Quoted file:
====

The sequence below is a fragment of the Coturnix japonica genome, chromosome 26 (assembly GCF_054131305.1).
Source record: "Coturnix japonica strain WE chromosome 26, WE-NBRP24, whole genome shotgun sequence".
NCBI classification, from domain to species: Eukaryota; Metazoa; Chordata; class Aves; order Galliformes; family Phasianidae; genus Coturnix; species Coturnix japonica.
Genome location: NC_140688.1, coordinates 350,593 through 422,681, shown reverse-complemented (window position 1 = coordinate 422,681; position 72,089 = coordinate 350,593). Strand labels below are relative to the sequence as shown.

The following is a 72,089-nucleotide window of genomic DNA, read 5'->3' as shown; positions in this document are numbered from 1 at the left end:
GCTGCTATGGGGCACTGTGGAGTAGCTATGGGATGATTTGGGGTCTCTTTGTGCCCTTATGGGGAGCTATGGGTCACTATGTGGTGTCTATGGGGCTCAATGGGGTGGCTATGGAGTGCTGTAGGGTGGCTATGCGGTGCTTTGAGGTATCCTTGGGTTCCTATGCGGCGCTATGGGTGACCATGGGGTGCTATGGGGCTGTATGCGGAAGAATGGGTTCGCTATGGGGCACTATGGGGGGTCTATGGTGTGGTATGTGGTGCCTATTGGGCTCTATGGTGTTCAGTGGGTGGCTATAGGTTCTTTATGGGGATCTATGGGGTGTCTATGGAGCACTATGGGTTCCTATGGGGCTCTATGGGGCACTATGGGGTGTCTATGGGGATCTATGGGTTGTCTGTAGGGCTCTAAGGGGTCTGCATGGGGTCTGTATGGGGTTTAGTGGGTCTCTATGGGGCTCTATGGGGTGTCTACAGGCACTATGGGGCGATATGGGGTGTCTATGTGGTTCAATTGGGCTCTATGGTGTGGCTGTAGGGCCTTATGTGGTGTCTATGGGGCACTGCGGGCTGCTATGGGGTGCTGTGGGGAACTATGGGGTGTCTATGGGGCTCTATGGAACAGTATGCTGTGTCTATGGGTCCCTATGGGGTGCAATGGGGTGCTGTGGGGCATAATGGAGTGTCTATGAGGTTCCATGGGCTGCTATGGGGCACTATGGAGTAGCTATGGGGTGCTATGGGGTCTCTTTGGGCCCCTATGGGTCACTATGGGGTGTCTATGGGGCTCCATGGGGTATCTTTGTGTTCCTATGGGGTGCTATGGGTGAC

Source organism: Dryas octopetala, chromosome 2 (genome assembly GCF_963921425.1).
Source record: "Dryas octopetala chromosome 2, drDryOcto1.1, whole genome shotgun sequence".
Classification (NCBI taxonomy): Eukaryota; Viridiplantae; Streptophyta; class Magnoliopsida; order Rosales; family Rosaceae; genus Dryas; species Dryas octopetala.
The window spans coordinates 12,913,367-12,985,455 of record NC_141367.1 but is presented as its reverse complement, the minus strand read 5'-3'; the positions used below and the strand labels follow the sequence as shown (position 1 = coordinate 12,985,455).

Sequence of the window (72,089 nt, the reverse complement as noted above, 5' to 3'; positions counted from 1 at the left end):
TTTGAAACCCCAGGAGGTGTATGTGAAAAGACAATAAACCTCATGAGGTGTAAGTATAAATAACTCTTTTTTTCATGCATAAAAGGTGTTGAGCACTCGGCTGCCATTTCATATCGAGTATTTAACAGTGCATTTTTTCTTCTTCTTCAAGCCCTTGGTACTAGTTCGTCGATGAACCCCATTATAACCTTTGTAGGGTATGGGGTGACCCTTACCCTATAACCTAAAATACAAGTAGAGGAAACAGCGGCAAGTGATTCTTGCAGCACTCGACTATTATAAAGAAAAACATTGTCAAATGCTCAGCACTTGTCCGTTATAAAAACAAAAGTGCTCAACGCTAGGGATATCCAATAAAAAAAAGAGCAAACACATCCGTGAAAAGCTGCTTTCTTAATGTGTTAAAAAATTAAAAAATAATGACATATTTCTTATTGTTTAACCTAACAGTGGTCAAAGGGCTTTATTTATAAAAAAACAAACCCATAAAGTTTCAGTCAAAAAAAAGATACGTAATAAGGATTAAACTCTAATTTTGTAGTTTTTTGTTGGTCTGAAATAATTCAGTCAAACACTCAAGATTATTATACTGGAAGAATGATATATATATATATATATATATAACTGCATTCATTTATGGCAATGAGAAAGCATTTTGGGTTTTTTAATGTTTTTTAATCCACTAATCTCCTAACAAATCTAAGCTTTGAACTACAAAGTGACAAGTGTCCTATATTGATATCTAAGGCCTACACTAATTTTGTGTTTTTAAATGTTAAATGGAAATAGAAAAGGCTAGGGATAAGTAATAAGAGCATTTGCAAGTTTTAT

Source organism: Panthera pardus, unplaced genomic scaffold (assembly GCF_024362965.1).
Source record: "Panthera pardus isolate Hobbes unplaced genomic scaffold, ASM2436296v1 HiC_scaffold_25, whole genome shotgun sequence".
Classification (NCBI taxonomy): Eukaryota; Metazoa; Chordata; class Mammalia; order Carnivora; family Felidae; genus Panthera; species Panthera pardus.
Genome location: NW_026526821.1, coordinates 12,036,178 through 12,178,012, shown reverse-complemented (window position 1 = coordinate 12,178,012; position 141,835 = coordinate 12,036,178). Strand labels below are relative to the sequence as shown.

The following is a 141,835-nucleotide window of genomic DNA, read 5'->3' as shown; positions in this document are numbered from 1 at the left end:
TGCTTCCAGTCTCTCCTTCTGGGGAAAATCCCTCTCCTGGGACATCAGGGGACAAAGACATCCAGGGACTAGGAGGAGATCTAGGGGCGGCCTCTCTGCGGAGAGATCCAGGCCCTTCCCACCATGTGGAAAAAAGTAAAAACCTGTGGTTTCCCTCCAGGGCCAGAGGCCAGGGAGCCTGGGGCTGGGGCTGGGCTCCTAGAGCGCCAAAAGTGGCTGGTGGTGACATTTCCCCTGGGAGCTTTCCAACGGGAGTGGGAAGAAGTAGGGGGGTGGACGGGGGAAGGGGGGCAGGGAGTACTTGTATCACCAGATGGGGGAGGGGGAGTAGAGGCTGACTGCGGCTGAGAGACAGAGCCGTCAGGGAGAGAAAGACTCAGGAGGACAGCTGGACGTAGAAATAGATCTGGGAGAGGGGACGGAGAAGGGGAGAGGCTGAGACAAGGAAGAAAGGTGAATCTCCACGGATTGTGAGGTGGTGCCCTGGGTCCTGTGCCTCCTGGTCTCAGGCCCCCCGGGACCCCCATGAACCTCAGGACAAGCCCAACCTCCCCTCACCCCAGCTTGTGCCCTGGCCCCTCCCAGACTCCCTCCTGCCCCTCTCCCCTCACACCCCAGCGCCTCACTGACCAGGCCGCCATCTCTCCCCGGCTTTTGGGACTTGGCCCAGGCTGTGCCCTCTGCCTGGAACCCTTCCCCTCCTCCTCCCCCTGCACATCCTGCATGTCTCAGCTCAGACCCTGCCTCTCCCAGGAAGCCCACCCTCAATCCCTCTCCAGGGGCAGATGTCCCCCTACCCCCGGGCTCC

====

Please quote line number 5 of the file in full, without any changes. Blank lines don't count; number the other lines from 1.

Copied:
The following is a 72,089-nucleotide window of genomic DNA, read 5'->3' as shown; positions in this document are numbered from 1 at the left end: